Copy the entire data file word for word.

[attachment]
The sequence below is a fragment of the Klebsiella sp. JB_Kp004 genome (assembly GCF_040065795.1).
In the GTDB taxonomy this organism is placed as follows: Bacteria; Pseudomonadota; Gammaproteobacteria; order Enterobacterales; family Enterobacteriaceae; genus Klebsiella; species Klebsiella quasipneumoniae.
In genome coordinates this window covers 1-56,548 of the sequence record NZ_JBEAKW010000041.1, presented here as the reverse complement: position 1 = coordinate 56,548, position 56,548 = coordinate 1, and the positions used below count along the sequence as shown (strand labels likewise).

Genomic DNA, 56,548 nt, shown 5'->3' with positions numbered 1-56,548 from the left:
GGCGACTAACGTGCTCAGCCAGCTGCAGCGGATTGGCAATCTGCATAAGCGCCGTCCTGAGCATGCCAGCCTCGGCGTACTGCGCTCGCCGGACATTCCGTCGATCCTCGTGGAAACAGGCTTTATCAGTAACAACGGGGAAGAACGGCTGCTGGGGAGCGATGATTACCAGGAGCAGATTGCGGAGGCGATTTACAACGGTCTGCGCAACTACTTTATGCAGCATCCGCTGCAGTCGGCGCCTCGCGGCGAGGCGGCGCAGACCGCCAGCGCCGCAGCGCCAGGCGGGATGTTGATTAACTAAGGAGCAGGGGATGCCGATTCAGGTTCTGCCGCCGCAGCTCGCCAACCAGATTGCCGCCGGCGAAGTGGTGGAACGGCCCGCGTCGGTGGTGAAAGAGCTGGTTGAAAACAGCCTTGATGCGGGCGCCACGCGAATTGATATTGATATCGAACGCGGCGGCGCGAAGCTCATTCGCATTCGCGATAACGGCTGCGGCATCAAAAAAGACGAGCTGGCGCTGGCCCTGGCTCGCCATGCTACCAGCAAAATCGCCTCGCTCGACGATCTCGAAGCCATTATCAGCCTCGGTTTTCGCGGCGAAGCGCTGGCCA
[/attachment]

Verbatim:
The sequence below is a fragment of the Klebsiella sp. JB_Kp004 genome (assembly GCF_040065795.1).
In the GTDB taxonomy this organism is placed as follows: Bacteria; Pseudomonadota; Gammaproteobacteria; order Enterobacterales; family Enterobacteriaceae; genus Klebsiella; species Klebsiella quasipneumoniae.
In genome coordinates this window covers 1-56,548 of the sequence record NZ_JBEAKW010000041.1, presented here as the reverse complement: position 1 = coordinate 56,548, position 56,548 = coordinate 1, and the positions used below count along the sequence as shown (strand labels likewise).

Genomic DNA, 56,548 nt, shown 5'->3' with positions numbered 1-56,548 from the left:
GGCGACTAACGTGCTCAGCCAGCTGCAGCGGATTGGCAATCTGCATAAGCGCCGTCCTGAGCATGCCAGCCTCGGCGTACTGCGCTCGCCGGACATTCCGTCGATCCTCGTGGAAACAGGCTTTATCAGTAACAACGGGGAAGAACGGCTGCTGGGGAGCGATGATTACCAGGAGCAGATTGCGGAGGCGATTTACAACGGTCTGCGCAACTACTTTATGCAGCATCCGCTGCAGTCGGCGCCTCGCGGCGAGGCGGCGCAGACCGCCAGCGCCGCAGCGCCAGGCGGGATGTTGATTAACTAAGGAGCAGGGGATGCCGATTCAGGTTCTGCCGCCGCAGCTCGCCAACCAGATTGCCGCCGGCGAAGTGGTGGAACGGCCCGCGTCGGTGGTGAAAGAGCTGGTTGAAAACAGCCTTGATGCGGGCGCCACGCGAATTGATATTGATATCGAACGCGGCGGCGCGAAGCTCATTCGCATTCGCGATAACGGCTGCGGCATCAAAAAAGACGAGCTGGCGCTGGCCCTGGCTCGCCATGCTACCAGCAAAATCGCCTCGCTCGACGATCTCGAAGCCATTATCAGCCTCGGTTTTCGCGGCGAAGCGCTGGCCA